Tuesday, December 27, 2005

Chandeleur Light

As someone with a lifelong passion for lighthouses, I've been thinking about posting a blog on this lighthouse for some time - the image of Chandeleur Light has lingered in the dusty recesses of my mind since last autumn, when it became a silent casualty of Hurricane Katrina. I'm not sure why the beacon captivated me as it did - it may have been the name which means "Candlemas" in French; it may have been the gently rounded and flowing contours of the Louisiana barrier islands, which have been described as being "shaped like a crescent moon in its final phase"; it may have been the metaphor conjured up by such beacons, but most likely it was the lonely and dignified tenure of this splendid old structure in the waters off now vanished Chandeleur Island, Louisiana.

Chandeleur Light was a nine legged "Sanibel class" skeletal tower one hundred feet high, constructed in 1895 to replace an earlier brick structure which had begun to list precariously (whether to port or starboard I don't know) and which had become unstable. From its location on the northern shore of Chandeleur Island, the new lighthouse provided valuable service for nearly a full century, weathering countless hurricanes and tropical storms while serving as a navigational aid on the Louisiana shipping lanes around the north end of the Chandeleur island chain. Night after night, year after year, the high metal tower beamed its steady guiding light from a big third order clamshell Fresnel lens, out over the murky and shallow waters separating the fragile Louisiana barrier islands from the mainland.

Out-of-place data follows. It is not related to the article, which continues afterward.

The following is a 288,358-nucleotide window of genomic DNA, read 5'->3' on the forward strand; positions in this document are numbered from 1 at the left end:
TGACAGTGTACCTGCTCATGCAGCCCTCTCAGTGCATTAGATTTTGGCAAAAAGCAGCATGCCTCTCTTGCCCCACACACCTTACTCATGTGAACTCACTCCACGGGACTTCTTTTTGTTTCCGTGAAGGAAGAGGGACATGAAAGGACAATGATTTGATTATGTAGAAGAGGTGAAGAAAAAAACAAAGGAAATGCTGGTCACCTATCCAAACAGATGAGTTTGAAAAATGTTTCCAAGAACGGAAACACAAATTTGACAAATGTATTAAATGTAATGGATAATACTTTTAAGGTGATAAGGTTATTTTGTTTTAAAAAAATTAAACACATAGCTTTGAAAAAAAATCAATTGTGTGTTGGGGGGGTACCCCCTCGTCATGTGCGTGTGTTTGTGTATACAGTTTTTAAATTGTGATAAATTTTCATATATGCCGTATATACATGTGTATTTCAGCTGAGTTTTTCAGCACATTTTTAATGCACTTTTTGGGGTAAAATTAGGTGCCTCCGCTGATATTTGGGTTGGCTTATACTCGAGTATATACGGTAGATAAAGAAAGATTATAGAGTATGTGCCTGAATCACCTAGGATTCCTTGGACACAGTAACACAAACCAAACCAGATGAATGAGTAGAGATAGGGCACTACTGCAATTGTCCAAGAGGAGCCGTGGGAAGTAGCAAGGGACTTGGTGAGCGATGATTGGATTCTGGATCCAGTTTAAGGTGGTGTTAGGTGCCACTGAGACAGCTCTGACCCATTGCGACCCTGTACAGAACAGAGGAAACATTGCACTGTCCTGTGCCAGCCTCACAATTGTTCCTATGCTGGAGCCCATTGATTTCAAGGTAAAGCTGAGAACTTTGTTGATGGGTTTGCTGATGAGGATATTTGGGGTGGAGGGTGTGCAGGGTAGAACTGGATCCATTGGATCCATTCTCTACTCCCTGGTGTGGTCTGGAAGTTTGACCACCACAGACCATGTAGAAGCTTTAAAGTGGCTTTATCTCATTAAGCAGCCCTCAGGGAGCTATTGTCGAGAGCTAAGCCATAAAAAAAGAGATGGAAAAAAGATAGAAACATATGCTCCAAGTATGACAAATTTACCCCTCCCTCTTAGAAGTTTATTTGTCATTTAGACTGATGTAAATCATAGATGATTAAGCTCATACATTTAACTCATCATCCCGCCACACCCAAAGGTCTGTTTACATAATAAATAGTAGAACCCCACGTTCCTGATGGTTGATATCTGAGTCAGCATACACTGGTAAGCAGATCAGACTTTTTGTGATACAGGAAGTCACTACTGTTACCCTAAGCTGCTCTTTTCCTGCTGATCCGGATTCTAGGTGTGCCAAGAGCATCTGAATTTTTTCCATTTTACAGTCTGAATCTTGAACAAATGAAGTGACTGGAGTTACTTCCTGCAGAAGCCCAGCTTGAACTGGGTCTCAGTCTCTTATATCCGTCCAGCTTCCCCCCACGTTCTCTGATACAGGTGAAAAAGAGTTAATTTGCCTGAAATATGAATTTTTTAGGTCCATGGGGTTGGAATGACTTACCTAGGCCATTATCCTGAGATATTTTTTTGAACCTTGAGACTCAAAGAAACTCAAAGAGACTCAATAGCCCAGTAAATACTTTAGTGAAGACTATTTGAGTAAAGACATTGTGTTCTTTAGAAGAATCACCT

In the beginning there was a lighthouse keeper's cottage, outbuildings and a boardwalk attached to the lighthouse, but these structures are long gone, removed, or more probably battered into splinters by the overwash of slow moving tropical storms and hurricanes. Little by little, the sandy land mass which lay beneath the lighthouse was obliterated, and after Hurricane Georges struck the Chandeleur Islands in 1998, the lighthouse stood proud and alone in open water.

Another (and much older) historic Louisiana lighthouse, the stalwart old wooden West Rigolets beacon also vanished forever beneath the waves during the dark days of Hurricane Katrina. Both lighthouses were pummeled to a "fare thee well" by Hurricane Katrina's epic winds and storm surges, and they lie at the bottom of the straits they once kept watch over. May they rest in peace - they have earned it, but oh, how I shall miss them.

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